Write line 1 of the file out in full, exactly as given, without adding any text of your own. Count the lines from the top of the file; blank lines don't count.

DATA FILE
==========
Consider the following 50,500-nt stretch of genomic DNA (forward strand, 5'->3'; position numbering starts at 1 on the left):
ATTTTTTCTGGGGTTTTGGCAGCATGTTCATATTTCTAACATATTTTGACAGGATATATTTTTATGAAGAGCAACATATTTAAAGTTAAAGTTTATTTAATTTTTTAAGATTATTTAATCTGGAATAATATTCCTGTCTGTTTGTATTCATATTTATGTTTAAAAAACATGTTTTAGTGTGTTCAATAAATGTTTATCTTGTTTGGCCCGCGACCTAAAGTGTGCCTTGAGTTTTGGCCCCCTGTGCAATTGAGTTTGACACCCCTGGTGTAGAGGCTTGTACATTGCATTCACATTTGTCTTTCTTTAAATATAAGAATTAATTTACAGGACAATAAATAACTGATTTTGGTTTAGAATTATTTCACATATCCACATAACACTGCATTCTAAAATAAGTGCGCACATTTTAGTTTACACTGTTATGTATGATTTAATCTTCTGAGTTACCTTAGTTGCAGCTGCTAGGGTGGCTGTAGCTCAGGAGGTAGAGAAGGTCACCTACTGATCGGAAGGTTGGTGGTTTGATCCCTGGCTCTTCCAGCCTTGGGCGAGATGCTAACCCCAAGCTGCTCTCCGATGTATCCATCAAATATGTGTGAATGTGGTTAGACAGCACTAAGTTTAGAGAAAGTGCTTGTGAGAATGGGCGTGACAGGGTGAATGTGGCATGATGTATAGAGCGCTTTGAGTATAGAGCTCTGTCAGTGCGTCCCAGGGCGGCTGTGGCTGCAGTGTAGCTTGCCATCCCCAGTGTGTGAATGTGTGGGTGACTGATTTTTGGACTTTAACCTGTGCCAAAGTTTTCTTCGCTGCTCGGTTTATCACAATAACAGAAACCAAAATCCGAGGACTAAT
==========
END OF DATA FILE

Consider the following 50,500-nt stretch of genomic DNA (forward strand, 5'->3'; position numbering starts at 1 on the left):